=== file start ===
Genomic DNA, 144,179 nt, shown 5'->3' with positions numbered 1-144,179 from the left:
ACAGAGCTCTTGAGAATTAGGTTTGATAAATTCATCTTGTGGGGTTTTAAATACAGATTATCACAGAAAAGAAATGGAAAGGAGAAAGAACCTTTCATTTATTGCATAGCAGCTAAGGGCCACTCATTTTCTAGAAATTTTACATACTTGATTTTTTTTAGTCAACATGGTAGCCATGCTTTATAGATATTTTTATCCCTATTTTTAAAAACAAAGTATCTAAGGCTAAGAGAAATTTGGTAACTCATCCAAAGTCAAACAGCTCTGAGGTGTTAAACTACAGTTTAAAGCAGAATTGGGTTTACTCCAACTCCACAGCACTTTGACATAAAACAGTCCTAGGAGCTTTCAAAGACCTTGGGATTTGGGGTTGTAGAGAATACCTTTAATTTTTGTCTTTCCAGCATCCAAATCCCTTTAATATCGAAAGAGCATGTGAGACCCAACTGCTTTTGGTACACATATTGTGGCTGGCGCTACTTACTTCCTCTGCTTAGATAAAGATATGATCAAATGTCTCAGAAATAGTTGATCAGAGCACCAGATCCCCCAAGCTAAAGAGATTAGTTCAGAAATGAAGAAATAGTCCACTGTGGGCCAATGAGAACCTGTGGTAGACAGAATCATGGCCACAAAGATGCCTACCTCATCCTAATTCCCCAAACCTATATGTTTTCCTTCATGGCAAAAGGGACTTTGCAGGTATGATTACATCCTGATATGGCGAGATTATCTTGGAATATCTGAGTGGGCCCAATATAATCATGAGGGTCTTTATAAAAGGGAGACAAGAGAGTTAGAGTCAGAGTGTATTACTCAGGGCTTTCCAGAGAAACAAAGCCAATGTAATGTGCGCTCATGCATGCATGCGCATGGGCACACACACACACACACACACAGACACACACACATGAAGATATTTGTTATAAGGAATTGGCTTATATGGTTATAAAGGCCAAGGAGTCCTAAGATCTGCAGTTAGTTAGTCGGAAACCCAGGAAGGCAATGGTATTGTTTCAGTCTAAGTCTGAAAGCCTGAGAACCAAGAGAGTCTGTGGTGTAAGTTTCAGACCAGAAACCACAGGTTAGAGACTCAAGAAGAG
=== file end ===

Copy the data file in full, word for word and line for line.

Genomic DNA, 144,179 nt, shown 5'->3' with positions numbered 1-144,179 from the left:
ACAGAGCTCTTGAGAATTAGGTTTGATAAATTCATCTTGTGGGGTTTTAAATACAGATTATCACAGAAAAGAAATGGAAAGGAGAAAGAACCTTTCATTTATTGCATAGCAGCTAAGGGCCACTCATTTTCTAGAAATTTTACATACTTGATTTTTTTTAGTCAACATGGTAGCCATGCTTTATAGATATTTTTATCCCTATTTTTAAAAACAAAGTATCTAAGGCTAAGAGAAATTTGGTAACTCATCCAAAGTCAAACAGCTCTGAGGTGTTAAACTACAGTTTAAAGCAGAATTGGGTTTACTCCAACTCCACAGCACTTTGACATAAAACAGTCCTAGGAGCTTTCAAAGACCTTGGGATTTGGGGTTGTAGAGAATACCTTTAATTTTTGTCTTTCCAGCATCCAAATCCCTTTAATATCGAAAGAGCATGTGAGACCCAACTGCTTTTGGTACACATATTGTGGCTGGCGCTACTTACTTCCTCTGCTTAGATAAAGATATGATCAAATGTCTCAGAAATAGTTGATCAGAGCACCAGATCCCCCAAGCTAAAGAGATTAGTTCAGAAATGAAGAAATAGTCCACTGTGGGCCAATGAGAACCTGTGGTAGACAGAATCATGGCCACAAAGATGCCTACCTCATCCTAATTCCCCAAACCTATATGTTTTCCTTCATGGCAAAAGGGACTTTGCAGGTATGATTACATCCTGATATGGCGAGATTATCTTGGAATATCTGAGTGGGCCCAATATAATCATGAGGGTCTTTATAAAAGGGAGACAAGAGAGTTAGAGTCAGAGTGTATTACTCAGGGCTTTCCAGAGAAACAAAGCCAATGTAATGTGCGCTCATGCATGCATGCGCATGGGCACACACACACACACACACACAGACACACACACATGAAGATATTTGTTATAAGGAATTGGCTTATATGGTTATAAAGGCCAAGGAGTCCTAAGATCTGCAGTTAGTTAGTCGGAAACCCAGGAAGGCAATGGTATTGTTTCAGTCTAAGTCTGAAAGCCTGAGAACCAAGAGAGTCTGTGGTGTAAGTTTCAGACCAGAAACCACAGGTTAGAGACTCAAGAAGAG